- 4.7–5.5 in
- 0.4–0.7 oz
- Arctic Redpoll (English)
- Sizerin blanchâtre (French)
- Pardillo ártico (Spanish)
- Two subspecies of Hoary Redpoll are recognized: the southern (C. h. exilpes) and the Greenland (C. h. hornemanni) forms. The southern form breeds across Canada, Alaska, and Eurasia, and is slightly darker and sleeker. The Greenland form breeds only in the very high Arctic of Greenland and neighboring Canada, and is very pale with a large white rump.
- The Hoary Redpoll will breed in open tundra, but usually in small willows and other shrubs in sheltered areas. When suitable nest sites are unavailable, it has been known to nest in cavities in driftwood.
- The Hoary Redpoll has very fluffy body feathers that help it stay warm in extremely cold temperatures. In addition, it has feathers on areas of its body that are bare in most other birds. If temperatures get too high, a redpoll may pluck out some of its body feathers and get rid of some of its insulation. These feathers will grow back in a few days, but by then in the high arctic environment, temperatures probably will have dropped back to normal.
Breeds in open subarctic coniferous forest and scrub, and sheltered riparian areas on tundra. Winters in open woodland and scrub, weedy fields, and suburban and urban areas.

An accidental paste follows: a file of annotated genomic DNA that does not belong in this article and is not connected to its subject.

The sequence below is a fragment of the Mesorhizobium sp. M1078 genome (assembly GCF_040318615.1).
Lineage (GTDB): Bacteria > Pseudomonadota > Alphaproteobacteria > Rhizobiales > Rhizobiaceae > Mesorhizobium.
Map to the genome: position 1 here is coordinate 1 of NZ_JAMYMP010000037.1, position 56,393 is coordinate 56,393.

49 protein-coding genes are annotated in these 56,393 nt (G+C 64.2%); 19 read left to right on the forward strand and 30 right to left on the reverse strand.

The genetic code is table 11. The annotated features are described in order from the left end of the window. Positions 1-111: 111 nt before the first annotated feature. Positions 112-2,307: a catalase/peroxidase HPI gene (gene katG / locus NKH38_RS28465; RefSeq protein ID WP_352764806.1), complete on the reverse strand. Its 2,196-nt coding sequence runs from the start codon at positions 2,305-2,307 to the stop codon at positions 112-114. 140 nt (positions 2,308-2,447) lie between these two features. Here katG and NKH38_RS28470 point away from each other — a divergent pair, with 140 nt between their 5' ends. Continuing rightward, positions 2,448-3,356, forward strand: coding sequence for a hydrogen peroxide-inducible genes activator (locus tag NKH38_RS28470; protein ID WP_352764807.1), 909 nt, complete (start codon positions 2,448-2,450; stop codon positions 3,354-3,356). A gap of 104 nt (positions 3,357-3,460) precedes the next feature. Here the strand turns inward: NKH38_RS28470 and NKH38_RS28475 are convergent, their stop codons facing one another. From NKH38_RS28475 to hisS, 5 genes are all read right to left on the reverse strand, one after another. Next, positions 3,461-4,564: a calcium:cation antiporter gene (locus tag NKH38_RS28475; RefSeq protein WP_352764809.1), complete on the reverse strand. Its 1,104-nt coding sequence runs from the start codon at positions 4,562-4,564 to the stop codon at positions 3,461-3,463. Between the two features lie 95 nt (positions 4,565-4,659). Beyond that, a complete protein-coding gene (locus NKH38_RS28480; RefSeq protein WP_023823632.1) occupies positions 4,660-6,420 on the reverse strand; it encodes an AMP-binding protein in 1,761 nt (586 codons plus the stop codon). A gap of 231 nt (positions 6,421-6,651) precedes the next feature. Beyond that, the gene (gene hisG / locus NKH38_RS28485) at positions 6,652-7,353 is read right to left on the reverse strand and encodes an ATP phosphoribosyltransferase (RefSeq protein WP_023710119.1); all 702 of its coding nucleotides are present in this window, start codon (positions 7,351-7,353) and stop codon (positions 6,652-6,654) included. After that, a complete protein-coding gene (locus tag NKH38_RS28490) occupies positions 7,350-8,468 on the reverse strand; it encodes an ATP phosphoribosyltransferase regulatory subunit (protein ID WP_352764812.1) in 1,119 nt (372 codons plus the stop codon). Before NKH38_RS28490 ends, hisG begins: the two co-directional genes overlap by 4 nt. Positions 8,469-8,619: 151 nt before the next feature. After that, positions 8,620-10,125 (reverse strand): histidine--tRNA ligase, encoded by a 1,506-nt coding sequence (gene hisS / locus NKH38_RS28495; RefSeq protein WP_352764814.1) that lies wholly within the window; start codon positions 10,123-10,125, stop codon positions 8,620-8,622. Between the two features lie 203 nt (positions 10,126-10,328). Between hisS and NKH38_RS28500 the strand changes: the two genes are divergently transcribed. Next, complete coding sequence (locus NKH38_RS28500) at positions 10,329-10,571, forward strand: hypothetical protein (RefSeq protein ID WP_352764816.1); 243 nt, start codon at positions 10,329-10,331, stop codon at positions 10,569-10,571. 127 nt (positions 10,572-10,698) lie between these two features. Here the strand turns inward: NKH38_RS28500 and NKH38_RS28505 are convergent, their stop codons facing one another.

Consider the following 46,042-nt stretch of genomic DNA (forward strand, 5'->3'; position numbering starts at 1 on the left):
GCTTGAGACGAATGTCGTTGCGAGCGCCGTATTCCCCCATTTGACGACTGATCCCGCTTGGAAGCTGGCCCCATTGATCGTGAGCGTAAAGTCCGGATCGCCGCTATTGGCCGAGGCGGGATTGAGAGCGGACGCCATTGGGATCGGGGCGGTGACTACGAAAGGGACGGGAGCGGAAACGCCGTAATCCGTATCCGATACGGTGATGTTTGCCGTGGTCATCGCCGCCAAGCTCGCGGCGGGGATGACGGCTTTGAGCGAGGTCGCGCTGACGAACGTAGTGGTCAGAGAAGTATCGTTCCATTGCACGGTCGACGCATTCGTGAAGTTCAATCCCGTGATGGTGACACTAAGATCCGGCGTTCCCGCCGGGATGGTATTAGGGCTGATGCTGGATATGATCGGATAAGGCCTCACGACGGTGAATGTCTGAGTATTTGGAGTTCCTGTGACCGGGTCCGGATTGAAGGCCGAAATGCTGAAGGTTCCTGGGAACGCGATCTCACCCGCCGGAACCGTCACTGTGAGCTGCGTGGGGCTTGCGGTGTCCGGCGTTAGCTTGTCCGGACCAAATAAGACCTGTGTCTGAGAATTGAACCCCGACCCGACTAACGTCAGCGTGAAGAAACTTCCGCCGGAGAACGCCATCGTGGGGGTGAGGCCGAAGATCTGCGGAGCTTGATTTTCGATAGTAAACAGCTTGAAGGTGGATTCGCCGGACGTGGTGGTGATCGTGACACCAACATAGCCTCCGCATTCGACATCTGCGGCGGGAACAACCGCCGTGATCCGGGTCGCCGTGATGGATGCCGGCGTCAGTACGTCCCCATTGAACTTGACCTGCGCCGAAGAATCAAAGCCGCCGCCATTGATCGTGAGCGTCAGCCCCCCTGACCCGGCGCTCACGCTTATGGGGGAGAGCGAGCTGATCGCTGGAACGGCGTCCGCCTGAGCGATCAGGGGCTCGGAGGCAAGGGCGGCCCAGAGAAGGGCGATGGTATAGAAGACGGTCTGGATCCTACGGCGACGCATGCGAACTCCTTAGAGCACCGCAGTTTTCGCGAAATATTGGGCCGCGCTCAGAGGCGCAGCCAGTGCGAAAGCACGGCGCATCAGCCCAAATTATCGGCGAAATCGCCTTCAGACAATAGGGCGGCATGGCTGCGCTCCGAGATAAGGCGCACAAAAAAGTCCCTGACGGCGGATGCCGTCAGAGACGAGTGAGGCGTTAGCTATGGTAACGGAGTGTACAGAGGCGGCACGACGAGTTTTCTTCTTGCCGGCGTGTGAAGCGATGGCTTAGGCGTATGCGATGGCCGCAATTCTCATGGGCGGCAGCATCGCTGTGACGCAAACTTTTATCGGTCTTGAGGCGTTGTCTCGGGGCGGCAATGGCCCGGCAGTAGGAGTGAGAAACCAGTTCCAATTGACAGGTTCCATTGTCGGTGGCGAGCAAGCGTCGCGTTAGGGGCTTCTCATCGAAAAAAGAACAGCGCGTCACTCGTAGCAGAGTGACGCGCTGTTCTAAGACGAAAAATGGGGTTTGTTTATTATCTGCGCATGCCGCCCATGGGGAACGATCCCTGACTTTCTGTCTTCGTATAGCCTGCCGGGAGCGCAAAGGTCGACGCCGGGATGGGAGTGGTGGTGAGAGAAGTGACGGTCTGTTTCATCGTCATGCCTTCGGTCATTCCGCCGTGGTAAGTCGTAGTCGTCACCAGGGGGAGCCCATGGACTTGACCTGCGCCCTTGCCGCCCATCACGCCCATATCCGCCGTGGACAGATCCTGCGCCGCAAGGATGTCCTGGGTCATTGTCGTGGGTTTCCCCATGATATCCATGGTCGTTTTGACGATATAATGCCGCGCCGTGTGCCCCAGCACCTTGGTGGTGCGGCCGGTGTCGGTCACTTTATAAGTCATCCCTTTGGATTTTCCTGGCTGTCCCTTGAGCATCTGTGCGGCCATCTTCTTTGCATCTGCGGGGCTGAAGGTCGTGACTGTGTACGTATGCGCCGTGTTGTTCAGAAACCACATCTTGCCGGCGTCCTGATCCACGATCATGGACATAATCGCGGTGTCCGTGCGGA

Very small seeds, such as birch, willow, alder, grasses, and weeds. Also arthropods in summer.
- Clutch Size
- 1–6 eggs
- Egg Description
- Pale green to pale blue, with dark spots and speckles at large end.
- Condition at Hatching
- Helpless and with little down.
An open cup of grasses, plant fluff, twigs, rootlets, hair and feathers. Lined with thick layer of feathers or plant fiber. Placed low in small tree or shrub.
Feeds on small branches, often hanging upside down. Uses feet to hold food items. Will visit bird feeders, especially thistle feeders.
Because of its remote breeding and wintering areas, no information is available on population numbers or trends.
- Knox, A. G., and P. E. Lowther 2000. Hoary Redpoll (Carduelis hornemanni). In The Birds of North America, No. 544 (A. Poole and F. Gill, eds.). The Birds of North America, Inc., Philadelphia, PA.